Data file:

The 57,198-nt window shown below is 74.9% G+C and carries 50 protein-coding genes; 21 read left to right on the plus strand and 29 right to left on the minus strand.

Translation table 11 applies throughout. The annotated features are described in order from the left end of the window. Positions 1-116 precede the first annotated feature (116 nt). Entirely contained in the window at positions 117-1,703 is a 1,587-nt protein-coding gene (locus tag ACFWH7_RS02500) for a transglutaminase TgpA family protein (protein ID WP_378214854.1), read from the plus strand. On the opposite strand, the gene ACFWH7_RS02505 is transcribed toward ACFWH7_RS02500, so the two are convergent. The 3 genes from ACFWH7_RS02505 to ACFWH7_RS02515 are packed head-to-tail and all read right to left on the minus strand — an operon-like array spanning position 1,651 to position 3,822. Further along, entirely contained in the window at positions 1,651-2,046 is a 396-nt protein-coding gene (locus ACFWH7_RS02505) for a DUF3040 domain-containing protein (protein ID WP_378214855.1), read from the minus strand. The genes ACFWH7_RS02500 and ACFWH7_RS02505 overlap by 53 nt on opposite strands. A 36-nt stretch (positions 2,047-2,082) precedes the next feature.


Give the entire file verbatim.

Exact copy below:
The 57,198-nt window shown below is 74.9% G+C and carries 50 protein-coding genes; 21 read left to right on the plus strand and 29 right to left on the minus strand.

Translation table 11 applies throughout. The annotated features are described in order from the left end of the window. Positions 1-116 precede the first annotated feature (116 nt). Entirely contained in the window at positions 117-1,703 is a 1,587-nt protein-coding gene (locus tag ACFWH7_RS02500) for a transglutaminase TgpA family protein (protein ID WP_378214854.1), read from the plus strand. On the opposite strand, the gene ACFWH7_RS02505 is transcribed toward ACFWH7_RS02500, so the two are convergent. The 3 genes from ACFWH7_RS02505 to ACFWH7_RS02515 are packed head-to-tail and all read right to left on the minus strand — an operon-like array spanning position 1,651 to position 3,822. Further along, entirely contained in the window at positions 1,651-2,046 is a 396-nt protein-coding gene (locus ACFWH7_RS02505) for a DUF3040 domain-containing protein (protein ID WP_378214855.1), read from the minus strand. The genes ACFWH7_RS02500 and ACFWH7_RS02505 overlap by 53 nt on opposite strands. A 36-nt stretch (positions 2,047-2,082) precedes the next feature.